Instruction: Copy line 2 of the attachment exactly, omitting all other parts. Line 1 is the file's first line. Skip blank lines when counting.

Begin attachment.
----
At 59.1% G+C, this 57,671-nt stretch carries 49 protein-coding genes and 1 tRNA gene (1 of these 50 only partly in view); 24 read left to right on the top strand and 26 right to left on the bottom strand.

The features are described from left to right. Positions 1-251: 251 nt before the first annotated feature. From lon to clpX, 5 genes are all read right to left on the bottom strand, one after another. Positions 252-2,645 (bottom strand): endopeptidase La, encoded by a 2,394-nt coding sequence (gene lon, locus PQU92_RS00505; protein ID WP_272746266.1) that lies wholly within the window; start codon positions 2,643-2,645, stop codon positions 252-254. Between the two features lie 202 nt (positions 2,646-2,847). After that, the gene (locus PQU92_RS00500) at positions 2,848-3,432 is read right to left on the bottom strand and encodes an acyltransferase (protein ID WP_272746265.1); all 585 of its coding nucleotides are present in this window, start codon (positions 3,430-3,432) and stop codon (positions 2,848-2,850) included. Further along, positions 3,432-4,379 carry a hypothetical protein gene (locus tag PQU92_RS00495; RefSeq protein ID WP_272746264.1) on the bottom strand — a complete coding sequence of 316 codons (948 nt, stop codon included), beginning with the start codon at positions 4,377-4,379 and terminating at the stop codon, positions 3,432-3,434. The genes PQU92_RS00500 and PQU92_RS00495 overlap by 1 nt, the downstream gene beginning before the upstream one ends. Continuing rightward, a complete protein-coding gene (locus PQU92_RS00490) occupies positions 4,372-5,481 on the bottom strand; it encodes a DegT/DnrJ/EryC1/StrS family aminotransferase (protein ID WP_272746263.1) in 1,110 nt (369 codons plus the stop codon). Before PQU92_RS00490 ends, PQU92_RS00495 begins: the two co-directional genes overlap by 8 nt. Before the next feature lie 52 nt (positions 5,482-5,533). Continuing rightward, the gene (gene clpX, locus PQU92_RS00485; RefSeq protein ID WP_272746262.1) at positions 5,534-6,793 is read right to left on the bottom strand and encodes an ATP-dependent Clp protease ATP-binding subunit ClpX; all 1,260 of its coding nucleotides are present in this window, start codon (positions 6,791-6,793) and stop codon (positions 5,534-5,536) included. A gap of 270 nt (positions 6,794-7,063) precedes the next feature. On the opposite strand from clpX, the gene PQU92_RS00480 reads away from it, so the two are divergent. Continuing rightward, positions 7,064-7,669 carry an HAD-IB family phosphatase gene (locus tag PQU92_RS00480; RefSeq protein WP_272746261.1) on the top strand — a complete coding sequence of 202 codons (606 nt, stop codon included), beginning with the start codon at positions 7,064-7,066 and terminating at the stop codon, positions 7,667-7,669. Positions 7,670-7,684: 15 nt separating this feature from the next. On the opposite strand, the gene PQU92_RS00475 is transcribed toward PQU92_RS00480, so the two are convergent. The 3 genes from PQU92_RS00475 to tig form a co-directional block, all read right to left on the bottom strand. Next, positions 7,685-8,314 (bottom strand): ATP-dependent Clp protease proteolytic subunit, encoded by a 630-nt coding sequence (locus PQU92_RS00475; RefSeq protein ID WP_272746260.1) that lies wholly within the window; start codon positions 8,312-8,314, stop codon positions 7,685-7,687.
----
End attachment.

The features are described from left to right. Positions 1-251: 251 nt before the first annotated feature. From lon to clpX, 5 genes are all read right to left on the bottom strand, one after another. Positions 252-2,645 (bottom strand): endopeptidase La, encoded by a 2,394-nt coding sequence (gene lon, locus PQU92_RS00505; protein ID WP_272746266.1) that lies wholly within the window; start codon positions 2,643-2,645, stop codon positions 252-254. Between the two features lie 202 nt (positions 2,646-2,847). After that, the gene (locus PQU92_RS00500) at positions 2,848-3,432 is read right to left on the bottom strand and encodes an acyltransferase (protein ID WP_272746265.1); all 585 of its coding nucleotides are present in this window, start codon (positions 3,430-3,432) and stop codon (positions 2,848-2,850) included. Further along, positions 3,432-4,379 carry a hypothetical protein gene (locus tag PQU92_RS00495; RefSeq protein ID WP_272746264.1) on the bottom strand — a complete coding sequence of 316 codons (948 nt, stop codon included), beginning with the start codon at positions 4,377-4,379 and terminating at the stop codon, positions 3,432-3,434. The genes PQU92_RS00500 and PQU92_RS00495 overlap by 1 nt, the downstream gene beginning before the upstream one ends. Continuing rightward, a complete protein-coding gene (locus PQU92_RS00490) occupies positions 4,372-5,481 on the bottom strand; it encodes a DegT/DnrJ/EryC1/StrS family aminotransferase (protein ID WP_272746263.1) in 1,110 nt (369 codons plus the stop codon). Before PQU92_RS00490 ends, PQU92_RS00495 begins: the two co-directional genes overlap by 8 nt. Before the next feature lie 52 nt (positions 5,482-5,533). Continuing rightward, the gene (gene clpX, locus PQU92_RS00485; RefSeq protein ID WP_272746262.1) at positions 5,534-6,793 is read right to left on the bottom strand and encodes an ATP-dependent Clp protease ATP-binding subunit ClpX; all 1,260 of its coding nucleotides are present in this window, start codon (positions 6,791-6,793) and stop codon (positions 5,534-5,536) included. A gap of 270 nt (positions 6,794-7,063) precedes the next feature. On the opposite strand from clpX, the gene PQU92_RS00480 reads away from it, so the two are divergent. Continuing rightward, positions 7,064-7,669 carry an HAD-IB family phosphatase gene (locus tag PQU92_RS00480; RefSeq protein WP_272746261.1) on the top strand — a complete coding sequence of 202 codons (606 nt, stop codon included), beginning with the start codon at positions 7,064-7,066 and terminating at the stop codon, positions 7,667-7,669. Positions 7,670-7,684: 15 nt separating this feature from the next. On the opposite strand, the gene PQU92_RS00475 is transcribed toward PQU92_RS00480, so the two are convergent. The 3 genes from PQU92_RS00475 to tig form a co-directional block, all read right to left on the bottom strand. Next, positions 7,685-8,314 (bottom strand): ATP-dependent Clp protease proteolytic subunit, encoded by a 630-nt coding sequence (locus PQU92_RS00475; RefSeq protein ID WP_272746260.1) that lies wholly within the window; start codon positions 8,312-8,314, stop codon positions 7,685-7,687.